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Always was interested why are Array.Sort() and Array.IndexOf() methods made static and similar ArrayList.Sort() and ArrayList.IndexOf() are designed as member methods. Thank you for any ideas.

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up vote 5 down vote accepted

In my view Array class is basically a class representation of the fixed size arrays that we declare using [] in program (you can draw the analogy like int has it's class (structure) representation as System.Int32).

Also Array class does not contain the actually array data in any instance variables but it provides just static utility functions which can be utilized to do sorting and searching in the declared fixed size arrays.

On the other hand, ArrayList is a collection class, which provides dynamic size array implementation and it has it's own data-structure to contain the data. Therefore the said methods are instance methods, so that they can work on the that particular instance's data.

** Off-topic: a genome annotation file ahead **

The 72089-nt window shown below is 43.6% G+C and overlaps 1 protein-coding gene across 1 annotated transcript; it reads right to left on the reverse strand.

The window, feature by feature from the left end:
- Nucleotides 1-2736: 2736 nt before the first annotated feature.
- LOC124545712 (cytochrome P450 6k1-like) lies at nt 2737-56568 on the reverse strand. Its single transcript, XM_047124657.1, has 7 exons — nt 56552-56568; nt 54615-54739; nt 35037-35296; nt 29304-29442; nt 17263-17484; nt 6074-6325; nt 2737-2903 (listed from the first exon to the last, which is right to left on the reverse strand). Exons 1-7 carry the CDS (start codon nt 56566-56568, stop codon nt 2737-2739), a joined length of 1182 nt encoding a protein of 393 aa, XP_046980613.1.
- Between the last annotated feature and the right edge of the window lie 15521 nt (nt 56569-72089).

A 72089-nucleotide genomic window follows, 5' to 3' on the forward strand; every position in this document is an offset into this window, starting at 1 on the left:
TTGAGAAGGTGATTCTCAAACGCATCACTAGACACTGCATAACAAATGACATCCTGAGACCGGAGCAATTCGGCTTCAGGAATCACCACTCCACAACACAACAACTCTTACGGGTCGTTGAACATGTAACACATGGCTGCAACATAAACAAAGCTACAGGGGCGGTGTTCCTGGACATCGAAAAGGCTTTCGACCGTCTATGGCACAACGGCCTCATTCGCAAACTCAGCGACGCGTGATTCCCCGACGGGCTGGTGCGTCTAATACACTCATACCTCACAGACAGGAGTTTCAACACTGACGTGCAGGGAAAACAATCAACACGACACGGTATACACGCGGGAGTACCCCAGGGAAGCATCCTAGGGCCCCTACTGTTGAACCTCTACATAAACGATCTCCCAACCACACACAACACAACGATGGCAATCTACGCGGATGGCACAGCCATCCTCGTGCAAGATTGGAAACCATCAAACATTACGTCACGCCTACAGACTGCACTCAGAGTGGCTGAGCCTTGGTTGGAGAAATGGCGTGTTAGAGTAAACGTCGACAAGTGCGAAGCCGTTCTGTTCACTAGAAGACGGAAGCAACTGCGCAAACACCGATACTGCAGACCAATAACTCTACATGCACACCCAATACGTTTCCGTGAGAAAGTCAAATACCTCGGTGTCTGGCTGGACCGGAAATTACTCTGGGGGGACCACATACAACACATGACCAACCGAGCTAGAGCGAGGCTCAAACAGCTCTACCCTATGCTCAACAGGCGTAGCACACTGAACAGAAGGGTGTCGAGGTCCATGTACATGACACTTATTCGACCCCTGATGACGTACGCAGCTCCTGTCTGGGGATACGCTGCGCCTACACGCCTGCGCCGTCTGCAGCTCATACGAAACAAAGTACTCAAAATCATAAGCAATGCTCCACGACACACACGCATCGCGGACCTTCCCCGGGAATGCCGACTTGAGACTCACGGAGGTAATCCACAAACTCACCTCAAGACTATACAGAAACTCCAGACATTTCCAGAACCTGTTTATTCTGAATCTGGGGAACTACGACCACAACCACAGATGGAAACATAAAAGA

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A collection class like ArrayList encapsules some kind of internal storage (presumably an array which is resized as needed, but it could also be a linked list or some other implementation). Metods like IndexOf and Sort needs access to the underlying private storage to be efficient, so they have to be instace methods.

An Array on the other hand is not encapsulated, there is public access directly to the storage. The Array.IndexOf and Array.Sort methods does not need any special access to the array data, so they might as well be static metods.

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They might as well be member methods, though, right? int might as well be renamed to integer because it's more readable to non-programmers, though, right? – strager Jan 5 '09 at 19:11

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